In The Stage this week, we explore the access problems faced by disabled actor and writer Athena Stevens, who calls for a change in venue infrastructure to improve working conditions. Twenty-nine years ago (November 28, 1991), we reported on a campaign for new legislation to achieve this. Our reporter Helen Gould wrote:
“Disability campaigners have called for a law change to oblige all new arts buildings to open up to disabled people, and for arts subsidy and sponsorship to be tied to arts access. MPs Emma Nicholson and Gwyneth Dunwoody led a Commons lobby on behalf of Access for Disabled People to Arts Premises Today and Artsline calling for new legislation to benefit disabled arts-lovers.
“Disabled people who are wheelchair-users, blind people, deaf people, people with mobility impairments and learning difficulties all have a right to the facilities that would enable them to enjoy the cultural life of our society on an equal basis with anyone else.”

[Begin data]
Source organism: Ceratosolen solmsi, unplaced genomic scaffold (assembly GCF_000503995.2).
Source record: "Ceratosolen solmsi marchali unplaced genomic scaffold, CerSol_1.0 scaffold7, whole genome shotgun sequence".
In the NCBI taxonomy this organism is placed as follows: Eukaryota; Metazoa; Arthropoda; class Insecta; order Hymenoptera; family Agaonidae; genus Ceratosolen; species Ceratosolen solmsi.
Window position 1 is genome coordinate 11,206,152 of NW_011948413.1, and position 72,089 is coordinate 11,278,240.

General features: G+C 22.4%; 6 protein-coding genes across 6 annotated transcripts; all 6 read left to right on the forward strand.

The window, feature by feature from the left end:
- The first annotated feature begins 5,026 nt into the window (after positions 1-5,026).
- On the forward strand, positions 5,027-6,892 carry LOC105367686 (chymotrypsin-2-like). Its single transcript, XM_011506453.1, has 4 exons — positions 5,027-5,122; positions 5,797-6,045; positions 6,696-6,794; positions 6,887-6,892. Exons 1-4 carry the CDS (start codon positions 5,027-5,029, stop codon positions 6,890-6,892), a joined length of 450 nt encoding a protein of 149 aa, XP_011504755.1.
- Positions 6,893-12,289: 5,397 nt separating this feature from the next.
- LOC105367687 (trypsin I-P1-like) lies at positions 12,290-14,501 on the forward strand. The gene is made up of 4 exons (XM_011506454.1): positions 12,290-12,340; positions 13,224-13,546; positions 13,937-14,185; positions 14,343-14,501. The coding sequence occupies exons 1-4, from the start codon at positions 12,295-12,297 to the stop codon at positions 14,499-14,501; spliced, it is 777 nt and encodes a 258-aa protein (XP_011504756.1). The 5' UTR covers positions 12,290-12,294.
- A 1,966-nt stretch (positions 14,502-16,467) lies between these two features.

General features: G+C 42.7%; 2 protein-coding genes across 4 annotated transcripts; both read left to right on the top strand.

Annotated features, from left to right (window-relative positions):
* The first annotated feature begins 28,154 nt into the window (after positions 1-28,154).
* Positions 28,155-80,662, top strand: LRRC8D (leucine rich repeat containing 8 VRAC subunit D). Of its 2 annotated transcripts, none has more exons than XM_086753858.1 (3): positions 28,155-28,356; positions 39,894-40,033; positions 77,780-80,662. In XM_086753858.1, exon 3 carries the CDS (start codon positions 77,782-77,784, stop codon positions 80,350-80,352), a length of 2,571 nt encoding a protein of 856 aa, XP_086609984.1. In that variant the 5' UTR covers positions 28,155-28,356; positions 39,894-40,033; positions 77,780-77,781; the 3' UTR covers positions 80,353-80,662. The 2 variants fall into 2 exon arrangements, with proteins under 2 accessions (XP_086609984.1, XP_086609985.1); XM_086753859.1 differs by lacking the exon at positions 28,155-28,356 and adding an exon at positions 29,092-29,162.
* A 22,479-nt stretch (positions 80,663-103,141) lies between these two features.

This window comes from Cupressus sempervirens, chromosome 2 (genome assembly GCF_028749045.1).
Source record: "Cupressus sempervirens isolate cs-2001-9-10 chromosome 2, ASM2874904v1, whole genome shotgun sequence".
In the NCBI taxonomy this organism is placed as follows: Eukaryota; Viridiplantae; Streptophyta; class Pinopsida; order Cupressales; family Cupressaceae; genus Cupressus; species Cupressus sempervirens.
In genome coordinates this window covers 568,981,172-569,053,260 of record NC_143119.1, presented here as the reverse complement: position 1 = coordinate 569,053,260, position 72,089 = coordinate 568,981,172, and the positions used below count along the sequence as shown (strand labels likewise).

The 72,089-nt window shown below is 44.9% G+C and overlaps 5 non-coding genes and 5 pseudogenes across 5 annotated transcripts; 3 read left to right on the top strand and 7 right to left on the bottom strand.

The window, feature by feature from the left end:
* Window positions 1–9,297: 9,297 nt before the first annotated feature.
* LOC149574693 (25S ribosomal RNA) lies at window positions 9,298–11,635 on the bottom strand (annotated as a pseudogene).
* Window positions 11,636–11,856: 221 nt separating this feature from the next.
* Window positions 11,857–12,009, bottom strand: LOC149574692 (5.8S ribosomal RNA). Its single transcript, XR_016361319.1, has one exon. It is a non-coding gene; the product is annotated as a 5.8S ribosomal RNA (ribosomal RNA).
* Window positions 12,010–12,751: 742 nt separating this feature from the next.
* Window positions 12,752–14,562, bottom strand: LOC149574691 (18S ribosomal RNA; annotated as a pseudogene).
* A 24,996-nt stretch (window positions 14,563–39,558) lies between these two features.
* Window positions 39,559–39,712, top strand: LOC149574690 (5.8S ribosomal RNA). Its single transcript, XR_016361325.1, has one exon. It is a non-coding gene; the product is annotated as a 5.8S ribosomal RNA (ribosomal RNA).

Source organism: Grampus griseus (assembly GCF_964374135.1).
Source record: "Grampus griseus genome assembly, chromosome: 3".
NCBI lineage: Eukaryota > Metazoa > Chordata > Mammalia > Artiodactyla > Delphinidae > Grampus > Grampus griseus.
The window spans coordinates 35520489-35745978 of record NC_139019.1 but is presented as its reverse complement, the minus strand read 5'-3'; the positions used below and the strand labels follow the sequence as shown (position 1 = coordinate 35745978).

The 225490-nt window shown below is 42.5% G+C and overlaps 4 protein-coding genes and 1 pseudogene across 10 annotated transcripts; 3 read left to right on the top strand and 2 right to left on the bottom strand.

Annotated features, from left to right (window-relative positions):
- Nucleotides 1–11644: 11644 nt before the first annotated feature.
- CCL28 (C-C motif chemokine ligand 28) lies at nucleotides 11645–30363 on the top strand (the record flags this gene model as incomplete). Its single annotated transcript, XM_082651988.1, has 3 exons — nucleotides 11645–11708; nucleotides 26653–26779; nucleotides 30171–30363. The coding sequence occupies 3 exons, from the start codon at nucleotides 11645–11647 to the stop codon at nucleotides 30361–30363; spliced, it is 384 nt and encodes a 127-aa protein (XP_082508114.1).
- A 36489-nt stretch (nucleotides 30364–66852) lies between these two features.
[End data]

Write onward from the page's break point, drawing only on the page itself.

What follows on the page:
Nicholson’s demands were backed by Lord Snowdon and arts minister Tim Renton. “I regard it as a basic right of all disabled people that this opportunity should be provided automatically by all institutions,” commented Renton. “Most arts venues still remain inaccessible to disabled people. Obstacles whether physical or in terms of attitude are a daily reality, and a huge amount of work needs to be done by everybody if we are to change this situation,” [he] commented.
If you’d like to read more stories from the history of theatre, all previous content from The Stage is available at the British Newspaper Archive in a convenient, easy-to-access format. Please visit: thestage.co.uk/archive